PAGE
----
The actin cytoskeleton contributes directly or indirectly to nearly every aspect of neuronal development and function. This diversity of functions is often attributed to actin regulatory proteins, although how the composition of the actin cytoskeleton itself may influence its function is often overlooked. In neurons, the actin cytoskeleton is composed of two distinct isoforms, β- and γ-actin. Functions for β-actin have been investigated in axon guidance, synaptogenesis, and disease. Insight from loss-of-function in vivo studies has also revealed novel roles for β-actin in select brain structures and behaviors. Conversely, very little is known regarding functions of γ-actin in neurons. The dysregulation or mutation of both β- and γ-actin has been implicated in multiple human neurological disorders, however, demonstrating the critical importance of these still poorly understood proteins. This chapter highlights what is currently known regarding potential distinct functions for β- and γ-actin in neurons as well as the significant areas that remain unexplored.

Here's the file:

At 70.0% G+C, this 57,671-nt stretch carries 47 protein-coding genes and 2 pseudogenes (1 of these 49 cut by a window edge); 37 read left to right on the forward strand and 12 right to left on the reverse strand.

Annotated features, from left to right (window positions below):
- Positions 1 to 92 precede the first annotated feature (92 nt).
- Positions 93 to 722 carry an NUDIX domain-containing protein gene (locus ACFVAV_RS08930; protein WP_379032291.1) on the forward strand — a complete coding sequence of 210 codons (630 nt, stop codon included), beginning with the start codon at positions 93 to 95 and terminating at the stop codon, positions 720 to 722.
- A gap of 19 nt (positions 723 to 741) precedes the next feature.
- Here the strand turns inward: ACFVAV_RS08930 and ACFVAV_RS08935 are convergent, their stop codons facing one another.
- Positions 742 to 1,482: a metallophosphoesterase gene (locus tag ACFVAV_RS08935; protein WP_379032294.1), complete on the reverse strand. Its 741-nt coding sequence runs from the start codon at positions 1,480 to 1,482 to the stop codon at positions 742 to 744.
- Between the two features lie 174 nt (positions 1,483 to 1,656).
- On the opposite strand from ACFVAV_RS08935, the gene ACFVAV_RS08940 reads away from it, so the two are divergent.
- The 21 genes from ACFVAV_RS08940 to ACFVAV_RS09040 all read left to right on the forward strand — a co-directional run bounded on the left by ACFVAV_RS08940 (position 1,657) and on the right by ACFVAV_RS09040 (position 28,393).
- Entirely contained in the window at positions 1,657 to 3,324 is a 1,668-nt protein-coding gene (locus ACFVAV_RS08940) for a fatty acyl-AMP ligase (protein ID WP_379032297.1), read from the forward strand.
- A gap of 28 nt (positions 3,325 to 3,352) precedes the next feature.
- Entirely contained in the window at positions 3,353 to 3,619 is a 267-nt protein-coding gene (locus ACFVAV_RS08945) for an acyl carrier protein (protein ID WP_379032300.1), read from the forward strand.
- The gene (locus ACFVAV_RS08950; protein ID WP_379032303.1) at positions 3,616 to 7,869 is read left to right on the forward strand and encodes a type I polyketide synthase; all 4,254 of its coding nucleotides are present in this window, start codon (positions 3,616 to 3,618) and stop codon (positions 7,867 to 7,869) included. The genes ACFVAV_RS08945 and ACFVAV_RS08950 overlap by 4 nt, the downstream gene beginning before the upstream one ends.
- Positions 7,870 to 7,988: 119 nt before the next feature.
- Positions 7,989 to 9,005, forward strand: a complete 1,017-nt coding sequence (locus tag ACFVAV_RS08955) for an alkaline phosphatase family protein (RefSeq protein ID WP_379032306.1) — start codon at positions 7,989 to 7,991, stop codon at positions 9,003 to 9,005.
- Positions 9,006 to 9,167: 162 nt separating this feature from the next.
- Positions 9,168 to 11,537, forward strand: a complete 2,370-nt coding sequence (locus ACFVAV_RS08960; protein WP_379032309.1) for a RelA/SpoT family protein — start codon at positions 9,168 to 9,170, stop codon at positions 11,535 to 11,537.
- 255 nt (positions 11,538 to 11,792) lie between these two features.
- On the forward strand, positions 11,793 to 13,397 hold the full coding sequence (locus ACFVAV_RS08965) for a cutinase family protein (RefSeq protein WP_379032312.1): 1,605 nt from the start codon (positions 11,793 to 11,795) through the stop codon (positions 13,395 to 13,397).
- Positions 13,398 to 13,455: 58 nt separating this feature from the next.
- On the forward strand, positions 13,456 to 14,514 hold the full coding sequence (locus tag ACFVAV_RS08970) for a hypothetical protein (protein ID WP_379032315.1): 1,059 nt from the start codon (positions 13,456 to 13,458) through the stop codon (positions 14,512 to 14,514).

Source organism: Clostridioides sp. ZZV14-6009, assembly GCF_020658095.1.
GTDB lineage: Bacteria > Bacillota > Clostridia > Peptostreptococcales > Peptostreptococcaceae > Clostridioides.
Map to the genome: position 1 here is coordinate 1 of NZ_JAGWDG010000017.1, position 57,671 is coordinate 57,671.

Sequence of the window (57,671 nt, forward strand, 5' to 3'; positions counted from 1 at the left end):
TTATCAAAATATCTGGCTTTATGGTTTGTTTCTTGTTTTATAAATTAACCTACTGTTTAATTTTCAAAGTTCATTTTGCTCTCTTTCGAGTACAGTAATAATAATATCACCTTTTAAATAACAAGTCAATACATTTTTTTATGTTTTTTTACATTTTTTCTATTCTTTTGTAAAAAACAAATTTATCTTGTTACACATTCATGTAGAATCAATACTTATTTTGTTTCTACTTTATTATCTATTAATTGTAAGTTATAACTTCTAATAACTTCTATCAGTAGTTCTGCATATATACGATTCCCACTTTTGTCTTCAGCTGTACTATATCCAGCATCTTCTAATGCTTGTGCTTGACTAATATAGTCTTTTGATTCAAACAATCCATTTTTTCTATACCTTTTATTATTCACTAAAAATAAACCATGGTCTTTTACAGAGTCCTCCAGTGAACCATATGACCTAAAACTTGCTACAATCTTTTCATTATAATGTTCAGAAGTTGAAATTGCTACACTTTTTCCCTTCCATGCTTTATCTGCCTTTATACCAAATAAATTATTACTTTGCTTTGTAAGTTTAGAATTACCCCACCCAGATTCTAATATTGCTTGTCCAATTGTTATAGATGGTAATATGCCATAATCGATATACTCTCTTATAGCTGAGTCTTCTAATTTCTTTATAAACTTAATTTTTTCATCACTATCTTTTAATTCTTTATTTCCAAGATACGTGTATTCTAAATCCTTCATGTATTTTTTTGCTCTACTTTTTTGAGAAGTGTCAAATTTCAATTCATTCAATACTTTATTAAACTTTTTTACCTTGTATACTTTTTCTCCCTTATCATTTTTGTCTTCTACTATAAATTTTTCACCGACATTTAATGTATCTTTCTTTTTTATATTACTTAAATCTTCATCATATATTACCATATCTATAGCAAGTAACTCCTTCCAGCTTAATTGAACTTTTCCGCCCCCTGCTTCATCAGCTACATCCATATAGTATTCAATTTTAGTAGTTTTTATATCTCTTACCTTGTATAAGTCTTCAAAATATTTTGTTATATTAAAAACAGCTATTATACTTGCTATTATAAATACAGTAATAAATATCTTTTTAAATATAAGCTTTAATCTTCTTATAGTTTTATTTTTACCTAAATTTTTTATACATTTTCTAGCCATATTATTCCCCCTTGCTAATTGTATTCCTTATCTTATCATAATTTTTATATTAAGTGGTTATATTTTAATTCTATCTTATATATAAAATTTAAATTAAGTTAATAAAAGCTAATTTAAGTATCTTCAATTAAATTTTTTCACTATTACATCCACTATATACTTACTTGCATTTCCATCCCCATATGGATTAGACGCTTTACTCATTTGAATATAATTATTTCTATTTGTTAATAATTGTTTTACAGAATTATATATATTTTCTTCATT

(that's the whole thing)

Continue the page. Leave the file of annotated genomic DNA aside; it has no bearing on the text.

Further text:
|Original language||English (US)|
|Title of host publication||International Review of Cell and Molecular Biology|
|Number of pages||57|
|State||Published - 2013|
|Name||International Review of Cell and Molecular Biology|
Bibliographical noteFunding Information:
We would like to thank Drs Ben Perrin and Sarah Greising for helpful comments on this manuscript. We also regret omitting the citation of any studies pertaining to this subject. Work relating to the focus of this review was conducted in the authors’ laboratory with funding from the National Institutes of Health Training Program in Muscle Research ( AR007612 ) and a University of Minnesota Doctoral Dissertation Fellowship to T.R.C. and a grant from the National Institutes of Health ( AR049899 ) to J.M.E.
Copyright 2018 Elsevier B.V., All rights reserved.
- Axon guidance
- Dendritic spines
- Growth cones
- MRNA localization